My Aunt Joan, a high school teacher in New Jersey, has a student from Vietnam, and when Aunt Joan told this student I was visiting her home, she very kindly hooked me up with her family. I called them my first night in Saigon (Ho Chi Minh City, technically, although District 1, where I stayed the first night is still officially called Saigon, and locals tend to call the whole city by its former name) and they arrived at my hotel early next morning. Ms. Quyen, my Aunt’s student’s mother, does not speak English, so had brought along Ms. Anh, her daughter’s English teacher, to translate. Over breakfast pho (Vietnamese noodle soup), they explained that where I was staying (the tourist district in the city center) was very dangerous and expensive, and I’d be more comfortable at Ms. Quyen’s house.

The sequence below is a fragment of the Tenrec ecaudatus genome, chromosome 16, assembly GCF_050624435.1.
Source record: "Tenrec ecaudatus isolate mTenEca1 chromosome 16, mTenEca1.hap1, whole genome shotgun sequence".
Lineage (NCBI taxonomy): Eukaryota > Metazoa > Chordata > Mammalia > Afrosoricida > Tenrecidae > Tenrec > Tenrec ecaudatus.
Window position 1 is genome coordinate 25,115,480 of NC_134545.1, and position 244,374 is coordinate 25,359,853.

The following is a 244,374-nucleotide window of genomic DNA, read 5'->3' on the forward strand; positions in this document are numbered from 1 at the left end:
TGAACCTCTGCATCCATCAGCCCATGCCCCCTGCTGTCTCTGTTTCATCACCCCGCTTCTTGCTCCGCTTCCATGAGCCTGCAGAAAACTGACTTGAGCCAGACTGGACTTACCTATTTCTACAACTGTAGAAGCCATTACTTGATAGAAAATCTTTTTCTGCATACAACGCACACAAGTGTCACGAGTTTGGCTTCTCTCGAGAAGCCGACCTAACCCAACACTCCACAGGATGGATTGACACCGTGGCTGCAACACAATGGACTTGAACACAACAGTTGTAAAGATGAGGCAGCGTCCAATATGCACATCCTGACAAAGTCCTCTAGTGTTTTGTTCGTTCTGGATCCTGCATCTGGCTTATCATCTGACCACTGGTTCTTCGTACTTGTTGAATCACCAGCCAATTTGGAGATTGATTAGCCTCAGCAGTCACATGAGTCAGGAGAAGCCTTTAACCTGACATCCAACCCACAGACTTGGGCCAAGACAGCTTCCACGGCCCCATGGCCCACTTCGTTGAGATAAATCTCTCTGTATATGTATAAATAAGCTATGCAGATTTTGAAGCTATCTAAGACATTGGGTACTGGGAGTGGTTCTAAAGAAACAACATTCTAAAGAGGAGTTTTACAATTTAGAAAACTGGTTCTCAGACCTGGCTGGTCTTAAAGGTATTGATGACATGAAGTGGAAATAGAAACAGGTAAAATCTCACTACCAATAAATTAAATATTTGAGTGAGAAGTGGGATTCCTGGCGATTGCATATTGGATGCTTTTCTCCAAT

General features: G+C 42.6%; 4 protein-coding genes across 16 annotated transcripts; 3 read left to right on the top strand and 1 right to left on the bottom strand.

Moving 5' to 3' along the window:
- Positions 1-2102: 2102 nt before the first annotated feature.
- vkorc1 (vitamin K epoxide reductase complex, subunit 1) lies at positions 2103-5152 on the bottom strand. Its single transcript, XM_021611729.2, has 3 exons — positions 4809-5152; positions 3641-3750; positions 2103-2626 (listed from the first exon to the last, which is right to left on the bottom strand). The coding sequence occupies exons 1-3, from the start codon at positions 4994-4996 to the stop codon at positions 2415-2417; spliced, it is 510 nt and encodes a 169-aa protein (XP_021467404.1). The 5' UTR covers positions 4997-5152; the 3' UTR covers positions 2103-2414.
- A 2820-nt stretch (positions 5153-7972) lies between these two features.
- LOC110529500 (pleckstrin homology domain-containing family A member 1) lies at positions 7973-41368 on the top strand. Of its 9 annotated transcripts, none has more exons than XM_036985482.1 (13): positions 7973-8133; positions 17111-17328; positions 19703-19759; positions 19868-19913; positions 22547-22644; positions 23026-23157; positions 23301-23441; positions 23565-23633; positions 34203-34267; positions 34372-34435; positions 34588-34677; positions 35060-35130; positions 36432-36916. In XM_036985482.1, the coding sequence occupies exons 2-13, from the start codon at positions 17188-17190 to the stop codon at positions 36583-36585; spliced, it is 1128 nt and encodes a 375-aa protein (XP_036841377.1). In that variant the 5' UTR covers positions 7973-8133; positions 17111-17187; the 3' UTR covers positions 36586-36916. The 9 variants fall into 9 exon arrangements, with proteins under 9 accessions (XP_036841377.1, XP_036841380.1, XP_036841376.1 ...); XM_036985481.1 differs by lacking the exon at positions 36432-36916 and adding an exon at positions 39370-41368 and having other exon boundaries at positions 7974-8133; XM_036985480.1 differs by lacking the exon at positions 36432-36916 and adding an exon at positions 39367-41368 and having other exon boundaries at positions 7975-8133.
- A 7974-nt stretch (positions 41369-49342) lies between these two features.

So, I hopped on the back of Ms. Quyen’s moto and she took me to her neck of the woods. I haven’t written much yet about the whole moto thing, so let me take this opportunity to say that it is the most terrifying form of transport I have yet experienced, and it is also the main form in all of these countries. Everyone rides motos – whole four-person families crammed on one, women in short skirts riding side-saddle (which is tougher than they make it look), babies barely old enough to hold up their own heads loosely grasped by one parental hand, or even clinging themselves to the handlebars or the back of the seat. All motos drive at breakneck speed, do not ever stop, and frequently squeeze between turning vehicles or play chicken in the oncoming lane. When you cross a street in Southeast Asia (on foot, or by moto or bike), you don’t wait for a break in traffic, because there will not be one; nor do you run (though every cell in your body is screaming for you to do so) because they’ll hit you. Instead, you stroll slowly and purposefully into the street and allow all the motos, bikes, cars and tour buses to zip to either side of you. If you are on a moto, and the driver needs to turn left, she just turns into the oncoming lane and sort of wades her way across.